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We live in a time of information abundance, which far too many of us see as information overload. With the sum total of human knowledge, past and present, at our fingertips, we’re faced with a crisis of attention: which ideas should we engage with, and why? Big Think is an evolving roadmap to the best thinking on the planet — the ideas that can help you think flexibly and act decisively in a multivariate world.

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Themes are the seven broad umbrellas under which we organize the hundreds of big ideas that populate Big Think. They include New World Order, Earth and Beyond, 21st Century Living, Going Mental, Extreme Biology, Power and Influence, and Inventing the Future.

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When Did Everyone Start Thinking About Money All the Time?

September 16, 2012, 5:32 PM

What's the Latest Development?

How much of what we now consider our daily news was once known more narrowly as financial news? Bloomberg, CNN Money, Fortune, Forbes and even NPR, which has a program called "Planet Money," encourage us to think that social and individual progress is measured by whether there is more or less money at the end of the day. The omnipresence of financial news is a characteristic of late-capitalism, especially since the financial crisis of 2007 created a wake of distrust, after which the middle class has been forced to become intimately familiar with their money—using bankers' obfuscating vocabulary, of course.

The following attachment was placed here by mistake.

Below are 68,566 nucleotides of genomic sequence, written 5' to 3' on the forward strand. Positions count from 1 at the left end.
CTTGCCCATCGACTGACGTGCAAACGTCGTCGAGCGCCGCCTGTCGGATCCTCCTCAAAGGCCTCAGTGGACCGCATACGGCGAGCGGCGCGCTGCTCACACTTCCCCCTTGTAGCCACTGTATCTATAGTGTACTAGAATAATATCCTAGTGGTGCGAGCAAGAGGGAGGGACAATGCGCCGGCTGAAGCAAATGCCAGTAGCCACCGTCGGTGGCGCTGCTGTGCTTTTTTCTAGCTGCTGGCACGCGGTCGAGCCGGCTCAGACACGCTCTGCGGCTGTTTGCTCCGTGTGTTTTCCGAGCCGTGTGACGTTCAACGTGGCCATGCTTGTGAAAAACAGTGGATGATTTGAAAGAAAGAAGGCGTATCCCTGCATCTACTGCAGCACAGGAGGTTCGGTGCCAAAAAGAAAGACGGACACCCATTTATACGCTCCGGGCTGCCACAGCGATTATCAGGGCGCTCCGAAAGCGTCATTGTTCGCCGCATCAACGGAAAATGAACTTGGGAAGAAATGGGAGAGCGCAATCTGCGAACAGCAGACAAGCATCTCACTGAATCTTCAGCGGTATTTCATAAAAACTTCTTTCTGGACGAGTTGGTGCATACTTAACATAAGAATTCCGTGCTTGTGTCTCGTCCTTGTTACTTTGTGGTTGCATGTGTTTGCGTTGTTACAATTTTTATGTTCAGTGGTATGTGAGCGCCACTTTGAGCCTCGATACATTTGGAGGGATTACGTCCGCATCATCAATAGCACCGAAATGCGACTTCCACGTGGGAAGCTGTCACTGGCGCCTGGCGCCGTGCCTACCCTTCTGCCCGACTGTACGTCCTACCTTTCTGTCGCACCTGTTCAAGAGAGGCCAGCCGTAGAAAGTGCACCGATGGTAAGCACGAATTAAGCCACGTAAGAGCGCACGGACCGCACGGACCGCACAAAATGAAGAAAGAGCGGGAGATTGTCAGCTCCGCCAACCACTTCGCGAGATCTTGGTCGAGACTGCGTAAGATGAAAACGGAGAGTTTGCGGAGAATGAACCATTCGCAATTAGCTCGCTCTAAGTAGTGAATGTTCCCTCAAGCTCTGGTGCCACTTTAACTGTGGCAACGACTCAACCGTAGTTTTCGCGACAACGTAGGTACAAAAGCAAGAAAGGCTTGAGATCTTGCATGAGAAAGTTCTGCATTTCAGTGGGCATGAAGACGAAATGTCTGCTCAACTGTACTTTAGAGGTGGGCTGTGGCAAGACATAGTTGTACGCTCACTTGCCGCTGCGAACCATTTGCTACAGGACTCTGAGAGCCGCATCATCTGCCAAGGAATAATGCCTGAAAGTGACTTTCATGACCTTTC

What's the Big Idea?

Once an economy begins to rely on consumerism for fuel, the imperative to generate wealth becomes at once larger and more abstract. Or so wrote John Maynard Keynes' biographer Robert Skidelsky. Co-written with Keynes' son Edward, the pair argue that our appetite for stuff we don’t need shackles us to "continuous, objectless wealth-creation—something that did not exist in earlier times, and that remains, in some sense, peculiar to capitalism." Michael Sandel, currently a professor of government at Harvard, has argued that when we define success in monetary terms, it becomes more difficult to function using other lexicons. 

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